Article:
THE Philippines’ plans to develop its renewables industry will require an easing of land ownership restrictions currently in place for foreigners, Bain & Co. and Temasek Holdings Ltd. said in a report.

The “Southeast Asia’s Green Economy 2022: Investing behind new realities” report, prepared with the participation of Microsoft Corp., said investment will hinge on foreign companies being able to access land.

“(The government should) eliminate land restrictions for foreign firms to further facilitate foreign investment in renewables,” the report said. “It should also develop clear decarbonization targets and establish decarbonization roadmap,” it added.

The report backed the establishment of a carbon tax and emissions trading scheme, increasing renewable sourcing requirements, and removing contractual obligations to produce energy from coal.

“(The Philippines has made the) slowest progress among Southeast Asian nations towards a carbon tax. (There are) ongoing discussions over the last few years but no concrete decision and/or implementation plan,” the report said.  

The report noted that the Philippines is aiming to reduce carbon emissions by 75% by 2030, of which is 72.29% is conditional on the availability of foreign funding.

However, the report said the Philippines has not defined its net-zero target.

As a result, one challenge is that emissions may continue to rise under current policy rather than drop to meet the conditional target.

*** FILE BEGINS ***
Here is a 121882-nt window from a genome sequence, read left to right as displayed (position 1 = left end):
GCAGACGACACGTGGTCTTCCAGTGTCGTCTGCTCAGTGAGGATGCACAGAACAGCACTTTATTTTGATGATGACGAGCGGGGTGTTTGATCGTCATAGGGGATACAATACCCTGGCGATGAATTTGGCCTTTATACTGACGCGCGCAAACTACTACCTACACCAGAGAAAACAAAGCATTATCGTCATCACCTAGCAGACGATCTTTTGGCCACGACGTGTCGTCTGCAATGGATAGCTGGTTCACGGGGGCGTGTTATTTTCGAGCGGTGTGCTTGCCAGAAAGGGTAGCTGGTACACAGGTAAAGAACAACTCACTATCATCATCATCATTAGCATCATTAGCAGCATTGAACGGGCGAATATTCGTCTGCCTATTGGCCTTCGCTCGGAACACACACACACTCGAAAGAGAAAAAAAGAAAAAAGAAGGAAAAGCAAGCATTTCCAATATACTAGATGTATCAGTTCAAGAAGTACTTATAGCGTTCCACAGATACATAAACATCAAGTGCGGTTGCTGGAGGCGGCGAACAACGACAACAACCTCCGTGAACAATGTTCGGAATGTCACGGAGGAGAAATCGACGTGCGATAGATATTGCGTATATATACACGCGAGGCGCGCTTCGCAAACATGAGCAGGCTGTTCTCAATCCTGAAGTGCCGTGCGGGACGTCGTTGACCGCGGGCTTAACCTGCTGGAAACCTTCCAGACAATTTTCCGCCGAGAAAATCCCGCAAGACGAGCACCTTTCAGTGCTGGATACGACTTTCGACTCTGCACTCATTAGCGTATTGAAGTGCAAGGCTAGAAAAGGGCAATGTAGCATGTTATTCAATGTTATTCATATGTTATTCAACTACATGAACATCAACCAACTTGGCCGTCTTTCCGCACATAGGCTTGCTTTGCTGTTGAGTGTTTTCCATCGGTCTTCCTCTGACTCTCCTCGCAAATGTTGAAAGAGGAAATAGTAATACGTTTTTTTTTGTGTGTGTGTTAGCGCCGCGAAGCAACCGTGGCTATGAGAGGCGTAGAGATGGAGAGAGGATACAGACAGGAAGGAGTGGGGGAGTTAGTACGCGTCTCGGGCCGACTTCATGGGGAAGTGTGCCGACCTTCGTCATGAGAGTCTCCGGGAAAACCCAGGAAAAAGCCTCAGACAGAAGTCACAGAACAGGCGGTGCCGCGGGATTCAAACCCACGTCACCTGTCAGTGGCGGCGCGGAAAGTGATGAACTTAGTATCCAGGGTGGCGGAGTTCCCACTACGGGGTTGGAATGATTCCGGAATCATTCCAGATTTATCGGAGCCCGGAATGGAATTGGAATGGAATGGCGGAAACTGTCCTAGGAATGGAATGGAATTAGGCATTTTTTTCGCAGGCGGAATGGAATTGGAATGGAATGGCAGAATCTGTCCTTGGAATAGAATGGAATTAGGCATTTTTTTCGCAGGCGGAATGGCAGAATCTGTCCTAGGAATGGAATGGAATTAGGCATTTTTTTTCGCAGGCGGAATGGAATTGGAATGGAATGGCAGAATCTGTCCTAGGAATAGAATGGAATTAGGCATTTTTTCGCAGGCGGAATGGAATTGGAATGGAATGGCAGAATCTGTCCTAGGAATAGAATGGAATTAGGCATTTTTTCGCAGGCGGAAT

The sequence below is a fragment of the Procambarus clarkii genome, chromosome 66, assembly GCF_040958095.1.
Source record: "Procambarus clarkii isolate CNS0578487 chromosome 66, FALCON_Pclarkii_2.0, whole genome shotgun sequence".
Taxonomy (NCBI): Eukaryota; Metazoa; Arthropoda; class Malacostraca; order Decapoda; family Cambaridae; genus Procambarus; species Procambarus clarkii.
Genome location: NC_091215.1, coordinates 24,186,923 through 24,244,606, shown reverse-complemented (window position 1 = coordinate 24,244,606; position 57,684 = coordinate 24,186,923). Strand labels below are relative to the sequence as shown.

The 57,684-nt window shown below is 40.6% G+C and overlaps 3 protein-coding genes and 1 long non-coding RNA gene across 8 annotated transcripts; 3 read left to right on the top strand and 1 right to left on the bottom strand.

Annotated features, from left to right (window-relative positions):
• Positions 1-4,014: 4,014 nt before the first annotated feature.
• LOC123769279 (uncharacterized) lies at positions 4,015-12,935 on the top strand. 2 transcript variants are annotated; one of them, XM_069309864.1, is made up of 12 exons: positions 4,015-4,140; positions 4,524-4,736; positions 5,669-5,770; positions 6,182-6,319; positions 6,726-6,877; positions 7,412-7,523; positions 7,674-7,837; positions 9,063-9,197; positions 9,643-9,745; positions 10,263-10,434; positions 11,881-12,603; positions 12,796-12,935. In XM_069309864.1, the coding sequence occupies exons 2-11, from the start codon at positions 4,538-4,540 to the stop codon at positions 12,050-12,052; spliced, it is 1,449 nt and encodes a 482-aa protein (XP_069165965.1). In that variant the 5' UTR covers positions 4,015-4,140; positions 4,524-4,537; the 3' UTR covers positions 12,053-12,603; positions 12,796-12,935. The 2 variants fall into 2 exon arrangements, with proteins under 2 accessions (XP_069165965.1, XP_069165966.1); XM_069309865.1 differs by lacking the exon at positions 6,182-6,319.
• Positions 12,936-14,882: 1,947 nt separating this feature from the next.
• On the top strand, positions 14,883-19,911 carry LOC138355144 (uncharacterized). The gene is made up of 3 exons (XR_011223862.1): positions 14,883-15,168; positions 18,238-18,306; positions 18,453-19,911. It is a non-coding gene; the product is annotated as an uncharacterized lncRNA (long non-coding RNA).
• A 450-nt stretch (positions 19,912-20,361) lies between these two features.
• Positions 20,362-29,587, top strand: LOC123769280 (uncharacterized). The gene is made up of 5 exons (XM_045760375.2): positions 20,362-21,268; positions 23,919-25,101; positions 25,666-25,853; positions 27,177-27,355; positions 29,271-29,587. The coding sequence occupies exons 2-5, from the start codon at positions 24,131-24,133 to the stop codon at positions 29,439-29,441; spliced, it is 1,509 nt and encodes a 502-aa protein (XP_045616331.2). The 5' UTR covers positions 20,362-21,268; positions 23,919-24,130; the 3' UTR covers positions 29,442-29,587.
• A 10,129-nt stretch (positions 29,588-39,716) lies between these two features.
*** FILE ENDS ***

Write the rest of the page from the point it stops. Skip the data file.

“Recent implementation of a coal power moratorium (is) encouraging. However, it is essential to also enact a moratorium on current pipeline projects and phase out all coal by 2040,” according to the report.  

In October 2020, the Energy department stopped approving new coal-fired power plants.

The report also noted improvement in Philippine policy towards electric vehicle (EV) manufacturers, though it cited the absence of incentives to spur consumer demand.

In March, the Trade department announced that it is pushing for the implementation of a zero-tariff regime for imported EVs to encourage adoption.

Bain and Temasek, the Singapore government-controlled investment firm, called the Philippine renewables sector “attractive” due to government support and capacity potential.

Some opportunities include sustainable farming via farmer service platforms that boost production with the use of digitalization; commercial and industrial solar power; onshore and offshore wind; and energy efficiency in the built environment.

They said the downsides include a lack of government advocacy and support for digital agriculture; lengthy and complex procedures for obtaining solar project permits; and the weakness of the regulatory regime. 

“With its vibrant and dynamic digital-fueled economy, Southeast Asia has tremendous potential to make a long-term, meaningful impact in the global green transition,” Temasek Chief Sustainability Officer Steve Howard said.

“The opportunities are immense, but it will take collective will, unprecedented collaboration and meaningful financing to unlock the full potential of decarbonization levers across all green investment asset classes,” he added. — Revin Mikhael D. Ochave